Obama Administration Secures Gag Order To Prevent Activist From Discussing Online Surveillance

220px-Barrett_Brown_2007In its latest attack on the free speech, the Obama Administration has secured a gag order to prevent activist-journalist Barrett Brown and his lawyers from discussing his work exposing online surveillance by the Administration. On this occasion, however, Eric Holder and the Obama Administration convinced a federal judge to go along. U.S. District Judge Sam Lindsay in Dallas Texas has issued a sweeping gag order to prevent not just Brown but his legal team from discussing the online surveillance. The Justice Department insisted on the order to protect Brown. That’s right, they insist that, if Brown discussed the abusive surveillance by the Obama Administration, it would endanger his right to a fair trial.

Federal judges have increasing issued gag orders in cases as a standard measure when it was once used only in rare cases. I have long been a critic of the orders which deny basic free speech rights and deny defendants and their counsel to answer damaging allegations in the public.

This order however is particularly problematic. Brown, 32, is facing 105 years in prison after his arrest last year. He writes on government online spying and has been a vocal critic of the Administration and its attack on privacy. The Obama Administration threw the book at him in a case that reminds many of Aaron Swartz case. Perhaps due to the blowback on the suicide of the Swartz case and criticism of his unrelenting prosecution, the Justice Department has tried to cut off Brown and his team from the media.

The court order prohibits Brown and his defense team, as well as prosecutors, from making “any statement to members of any television, radio, newspaper, magazine, internet (including, but not limited to, bloggers), or other media organization about this case, other than matters of public interest.” The reason is purportedly to protect Brown’s right to an unbiased jury. However, the order prevents him from writing about his own case. I believe such a limitation would have been viewed as inherently abusive by the Framers and tyrannical by writers like Thomas Paine.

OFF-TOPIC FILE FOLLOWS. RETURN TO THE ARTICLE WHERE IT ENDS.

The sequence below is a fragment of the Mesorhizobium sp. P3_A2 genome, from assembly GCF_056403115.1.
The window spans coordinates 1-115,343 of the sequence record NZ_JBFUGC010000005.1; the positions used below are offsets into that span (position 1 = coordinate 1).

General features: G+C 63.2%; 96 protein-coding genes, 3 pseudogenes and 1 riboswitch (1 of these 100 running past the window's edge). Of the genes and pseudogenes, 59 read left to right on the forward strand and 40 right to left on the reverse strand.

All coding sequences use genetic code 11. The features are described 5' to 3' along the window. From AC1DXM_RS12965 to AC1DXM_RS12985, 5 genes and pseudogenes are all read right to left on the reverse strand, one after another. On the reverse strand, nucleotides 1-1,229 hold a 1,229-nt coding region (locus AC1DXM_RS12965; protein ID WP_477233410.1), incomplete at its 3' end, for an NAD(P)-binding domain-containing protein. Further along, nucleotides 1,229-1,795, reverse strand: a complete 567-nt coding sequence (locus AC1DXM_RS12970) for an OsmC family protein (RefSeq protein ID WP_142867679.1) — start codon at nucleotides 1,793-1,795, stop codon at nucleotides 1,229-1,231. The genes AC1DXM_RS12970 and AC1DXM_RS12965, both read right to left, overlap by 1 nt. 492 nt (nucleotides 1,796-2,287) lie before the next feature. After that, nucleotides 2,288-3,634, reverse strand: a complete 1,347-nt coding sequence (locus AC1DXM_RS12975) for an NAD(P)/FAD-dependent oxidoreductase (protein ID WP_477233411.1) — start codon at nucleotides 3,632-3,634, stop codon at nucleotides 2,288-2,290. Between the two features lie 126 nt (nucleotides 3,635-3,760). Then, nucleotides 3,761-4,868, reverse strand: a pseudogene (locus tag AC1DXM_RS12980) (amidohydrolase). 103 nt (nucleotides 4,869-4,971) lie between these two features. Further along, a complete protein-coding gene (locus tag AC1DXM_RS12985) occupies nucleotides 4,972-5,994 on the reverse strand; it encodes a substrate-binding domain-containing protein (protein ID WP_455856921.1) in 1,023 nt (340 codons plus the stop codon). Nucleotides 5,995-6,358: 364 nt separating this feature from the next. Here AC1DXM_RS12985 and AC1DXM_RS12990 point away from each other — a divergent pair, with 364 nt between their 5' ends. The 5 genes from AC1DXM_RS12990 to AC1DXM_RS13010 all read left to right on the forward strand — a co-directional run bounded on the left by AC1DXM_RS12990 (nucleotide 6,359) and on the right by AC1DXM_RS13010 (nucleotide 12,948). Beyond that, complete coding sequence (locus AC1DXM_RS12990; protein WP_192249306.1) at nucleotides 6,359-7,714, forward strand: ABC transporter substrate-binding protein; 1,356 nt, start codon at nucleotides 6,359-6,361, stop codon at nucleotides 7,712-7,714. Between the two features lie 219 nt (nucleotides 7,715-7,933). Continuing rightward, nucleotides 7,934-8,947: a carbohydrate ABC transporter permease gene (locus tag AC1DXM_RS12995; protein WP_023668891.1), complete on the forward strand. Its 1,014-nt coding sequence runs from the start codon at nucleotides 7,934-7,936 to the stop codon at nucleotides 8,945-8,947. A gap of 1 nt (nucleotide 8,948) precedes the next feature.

Brown had been looking at hacked emails by Anonymous from the computer system of a private security firm, HB Gary. He wrote about an effort to destroy the reputations of WikiLeaks supporters and prominent liberal journalists and activists. In looking at other emails hacked from the private intelligence company Stratfor, Brown posted a link in a chat room that connected users to Stratfor documents. The documents included email addresses and credit card numbers belonging to Stratfor subscribers. He was charged with disseminating stolen information that simply linked to the site — a crime that could transform the Internet and radically reduce sites that challenge the government. If the Obama Administration is successful, it could prosecute anyone linked to sites containing Snowden documents or other exposed surveillance.

The Administration is complaining that Brown is working with the media to “manipulate the public through press and social media comments”. In other words, it has not been successful in suppressing discussion of a case where it could criminalize the simple act of linking to anti-government sites.

The case is extremely important to free speech and the Administration is seeking to establish a new crime that would curtail the use of the Internet to challenge it and future Presidents. It is worth following and talking about . . . except of course for Brown himself who is expected to remain silent as the Administration tries to put him away for 100 years.

Source: Guardian

62 thoughts on “Obama Administration Secures Gag Order To Prevent Activist From Discussing Online Surveillance

  1. The creeping police state. As long as we have a rubber stamp Congress, a rubber spine administration, and SCOTUS justices who are more ideologues than judges, this kind of thing is going to continue.

    A client once gave me a little sign to put on my desk that said, “Just because you are paranoid, doesn’t mean they are not really out to get you.”

  2. Anyone taking any bets on whether the DoJ is going to ask the trial either be closed to the public, or a gag order issued to reporters?

    Years ago, in Mississippi, there was a trial involving a Sheriff and local officials. They tried to stifle media coverage by issuing subpoenas to every TV or print media reporter that came to cover the trial, then invoking the Rule. Reporters were held in witness rooms, not allowed to leave or have access to telephones. I would not put that kind of stunt past Holder and company.

  3. The police/security state has becoming a far reaching monster that now only protects itself. Free speech, rule of law, Constitution, Bill of Rights be damned.